Through the character of Jude, Dylan is represented as a transgressive performer who constantly re-invents himself and has control over his own image, an image that is then reinterpreted by the media. No Direction Home highlights Dylan’s control over the media and the elements of his life that are accessible to the public. Peter Doyle notes that the Dylan to-camera interviews/material in the documentary were produced by Dylan and manager Jeff Rosen and were then passed on to Scorsese: ‘There was no direct interrogation of Dylan, friendly or otherwise’ and furthermore ‘everything else in the film positions itself around the artefact’.Peter Doyle, ‘Citizen Dylan’, Studies in Documentary Film, vol. 1, no. 1, 2007, p.68. In a sense, Haynes affords Dylan the same respect by not giving any of the Bob Dylan personae the character name of ‘Bob Dylan’. The character names relay the notion that Dylan does not intend that, and (to a certain extent) refuses to let, the audience/fan be aware of every part of his life. Larry Gross, a screenwriter who attended the premiere screening of No Direction Home at the Telluride Film Festival in September 2005 suggests that Dylan can be compared to Lawrence (Peter O’Toole) in Lawrence of Arabia (David Lean, 1962). In noting Gross’ comparison, Greil Marcus states that like Dylan, ‘Lawrence, without ever losing his uniqueness or, in contrast, ever truly revealing himself, becomes the emblematic figure of his age.’Greil Marcus, ‘The World Premiere of “No Direction Home”’, Studies in Documentary Film, vol. 1, no. 1, 2007, p.50. This is not implying that Lawrence is the closest point of reference to Dylan; it is a useful comparison to relay the point that Dylan has developed an enigmatic star persona. Without disclosing his personal life to the public/media, Bob Dylan has become a popular and successful musician.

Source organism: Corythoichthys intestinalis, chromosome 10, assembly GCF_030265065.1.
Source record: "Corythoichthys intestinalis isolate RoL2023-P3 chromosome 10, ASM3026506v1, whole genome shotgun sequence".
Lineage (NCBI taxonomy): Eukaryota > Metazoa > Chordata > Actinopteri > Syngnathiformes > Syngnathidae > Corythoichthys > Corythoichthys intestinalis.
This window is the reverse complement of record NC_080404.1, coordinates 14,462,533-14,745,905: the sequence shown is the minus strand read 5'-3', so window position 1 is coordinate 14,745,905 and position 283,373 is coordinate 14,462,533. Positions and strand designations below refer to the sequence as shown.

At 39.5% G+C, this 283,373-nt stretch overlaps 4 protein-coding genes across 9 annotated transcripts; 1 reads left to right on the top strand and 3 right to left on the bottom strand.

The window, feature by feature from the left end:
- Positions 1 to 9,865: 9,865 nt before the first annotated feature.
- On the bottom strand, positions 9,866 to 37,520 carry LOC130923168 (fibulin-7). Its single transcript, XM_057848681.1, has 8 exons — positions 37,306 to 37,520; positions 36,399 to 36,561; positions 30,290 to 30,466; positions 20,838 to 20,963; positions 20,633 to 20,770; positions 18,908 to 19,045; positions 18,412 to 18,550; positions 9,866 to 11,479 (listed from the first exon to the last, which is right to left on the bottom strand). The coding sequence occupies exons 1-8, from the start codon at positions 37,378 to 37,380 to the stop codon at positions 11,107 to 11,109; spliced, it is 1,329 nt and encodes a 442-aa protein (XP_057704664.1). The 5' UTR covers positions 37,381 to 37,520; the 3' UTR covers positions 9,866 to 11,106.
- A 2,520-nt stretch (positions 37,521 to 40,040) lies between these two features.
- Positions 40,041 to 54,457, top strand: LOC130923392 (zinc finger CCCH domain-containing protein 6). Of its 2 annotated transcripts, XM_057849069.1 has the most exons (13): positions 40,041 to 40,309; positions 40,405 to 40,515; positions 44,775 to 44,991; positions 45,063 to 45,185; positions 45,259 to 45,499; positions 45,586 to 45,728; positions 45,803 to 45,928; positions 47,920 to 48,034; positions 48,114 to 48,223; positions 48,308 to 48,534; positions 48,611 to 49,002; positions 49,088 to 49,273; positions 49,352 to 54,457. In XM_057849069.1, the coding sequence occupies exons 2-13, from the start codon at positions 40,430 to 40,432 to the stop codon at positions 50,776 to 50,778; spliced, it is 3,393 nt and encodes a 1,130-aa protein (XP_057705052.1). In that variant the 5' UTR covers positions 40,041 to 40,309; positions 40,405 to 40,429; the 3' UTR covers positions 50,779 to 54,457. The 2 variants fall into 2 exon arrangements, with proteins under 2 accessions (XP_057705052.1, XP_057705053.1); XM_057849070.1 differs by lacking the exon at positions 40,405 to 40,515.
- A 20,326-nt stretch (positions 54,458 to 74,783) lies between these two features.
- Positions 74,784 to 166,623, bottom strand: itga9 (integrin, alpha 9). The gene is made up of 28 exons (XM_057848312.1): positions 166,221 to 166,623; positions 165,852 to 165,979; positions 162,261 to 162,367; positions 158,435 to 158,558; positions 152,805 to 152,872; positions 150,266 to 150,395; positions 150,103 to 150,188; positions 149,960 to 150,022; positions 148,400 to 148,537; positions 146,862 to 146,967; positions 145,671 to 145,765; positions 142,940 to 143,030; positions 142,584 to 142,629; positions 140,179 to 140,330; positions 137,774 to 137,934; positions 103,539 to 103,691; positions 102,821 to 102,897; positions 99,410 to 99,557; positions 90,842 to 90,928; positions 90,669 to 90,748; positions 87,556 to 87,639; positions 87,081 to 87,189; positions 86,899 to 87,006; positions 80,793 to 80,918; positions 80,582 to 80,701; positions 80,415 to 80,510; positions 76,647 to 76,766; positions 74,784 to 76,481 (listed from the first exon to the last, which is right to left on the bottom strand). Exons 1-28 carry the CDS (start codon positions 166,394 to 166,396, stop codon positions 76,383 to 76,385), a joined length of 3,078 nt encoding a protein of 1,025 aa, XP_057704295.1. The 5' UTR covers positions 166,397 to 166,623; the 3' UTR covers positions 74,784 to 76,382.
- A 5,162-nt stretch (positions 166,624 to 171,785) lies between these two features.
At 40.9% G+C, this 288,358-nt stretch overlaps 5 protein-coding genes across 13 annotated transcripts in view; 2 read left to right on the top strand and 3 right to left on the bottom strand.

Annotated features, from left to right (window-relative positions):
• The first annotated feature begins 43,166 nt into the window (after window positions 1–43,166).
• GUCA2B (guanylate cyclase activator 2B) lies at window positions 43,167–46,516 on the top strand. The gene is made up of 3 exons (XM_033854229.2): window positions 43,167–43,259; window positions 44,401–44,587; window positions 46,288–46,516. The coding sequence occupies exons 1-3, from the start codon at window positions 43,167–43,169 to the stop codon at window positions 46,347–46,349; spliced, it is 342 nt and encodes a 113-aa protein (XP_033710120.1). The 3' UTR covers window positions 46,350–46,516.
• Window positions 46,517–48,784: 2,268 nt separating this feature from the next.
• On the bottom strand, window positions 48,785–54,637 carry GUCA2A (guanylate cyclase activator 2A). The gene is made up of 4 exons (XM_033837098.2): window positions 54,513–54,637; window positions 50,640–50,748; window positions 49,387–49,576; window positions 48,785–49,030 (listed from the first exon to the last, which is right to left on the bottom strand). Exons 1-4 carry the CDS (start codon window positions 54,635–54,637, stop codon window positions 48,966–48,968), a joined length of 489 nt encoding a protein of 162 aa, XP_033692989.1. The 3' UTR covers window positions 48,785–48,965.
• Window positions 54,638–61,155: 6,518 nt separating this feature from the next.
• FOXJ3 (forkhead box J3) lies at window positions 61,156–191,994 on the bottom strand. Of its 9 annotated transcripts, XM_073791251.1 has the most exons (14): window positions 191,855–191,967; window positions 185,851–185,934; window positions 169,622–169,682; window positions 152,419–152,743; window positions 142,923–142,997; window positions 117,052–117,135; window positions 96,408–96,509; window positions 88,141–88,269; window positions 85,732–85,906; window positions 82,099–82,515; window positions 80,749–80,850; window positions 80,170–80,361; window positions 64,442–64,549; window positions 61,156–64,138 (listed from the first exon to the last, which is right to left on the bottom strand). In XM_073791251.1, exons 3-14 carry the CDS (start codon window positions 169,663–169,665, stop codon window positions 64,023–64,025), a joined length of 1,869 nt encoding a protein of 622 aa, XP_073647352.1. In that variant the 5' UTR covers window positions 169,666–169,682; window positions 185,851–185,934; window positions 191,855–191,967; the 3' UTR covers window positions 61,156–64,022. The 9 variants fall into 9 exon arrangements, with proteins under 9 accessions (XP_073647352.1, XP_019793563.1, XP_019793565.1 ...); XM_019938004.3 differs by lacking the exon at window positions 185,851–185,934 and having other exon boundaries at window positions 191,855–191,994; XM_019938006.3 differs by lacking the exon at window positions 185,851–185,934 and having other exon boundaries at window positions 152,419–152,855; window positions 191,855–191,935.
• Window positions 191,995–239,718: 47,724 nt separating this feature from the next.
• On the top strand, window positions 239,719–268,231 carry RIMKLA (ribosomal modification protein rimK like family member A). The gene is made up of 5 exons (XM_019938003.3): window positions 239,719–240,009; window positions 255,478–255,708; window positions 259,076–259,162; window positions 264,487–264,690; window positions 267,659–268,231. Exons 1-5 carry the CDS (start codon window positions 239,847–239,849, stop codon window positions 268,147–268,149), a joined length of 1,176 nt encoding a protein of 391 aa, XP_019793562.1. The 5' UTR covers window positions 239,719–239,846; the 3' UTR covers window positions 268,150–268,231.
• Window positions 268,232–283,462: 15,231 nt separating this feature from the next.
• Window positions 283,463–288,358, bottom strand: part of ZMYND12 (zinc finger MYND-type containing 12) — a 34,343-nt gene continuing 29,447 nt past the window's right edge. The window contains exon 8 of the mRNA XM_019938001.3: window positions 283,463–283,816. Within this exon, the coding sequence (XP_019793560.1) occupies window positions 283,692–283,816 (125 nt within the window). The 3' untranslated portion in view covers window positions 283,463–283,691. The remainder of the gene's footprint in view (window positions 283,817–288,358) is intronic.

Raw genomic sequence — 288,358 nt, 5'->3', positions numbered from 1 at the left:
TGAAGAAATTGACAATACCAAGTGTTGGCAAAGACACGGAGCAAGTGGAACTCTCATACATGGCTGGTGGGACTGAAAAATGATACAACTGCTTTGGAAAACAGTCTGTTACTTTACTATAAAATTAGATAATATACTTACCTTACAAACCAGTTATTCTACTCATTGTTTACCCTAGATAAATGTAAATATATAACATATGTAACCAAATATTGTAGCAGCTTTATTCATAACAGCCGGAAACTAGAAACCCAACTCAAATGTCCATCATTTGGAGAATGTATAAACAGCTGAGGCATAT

Ballad of a Thin Man/Maggie’s Farm
In a scene from the documentary Don’t Look Back (D.A. Pennebaker, 1967)A feature-length documentary that follows Bob Dylan’s 1965 tour of England. a Time magazine correspondent questions whether Dylan cares about what he says. Dylan replies:
How can I answer that if you have the nerve to ask me? You’ve got a lot of nerve asking me a question like that. Do you ask the Beatles that? I don’t question you because I don’t expect any answer from you.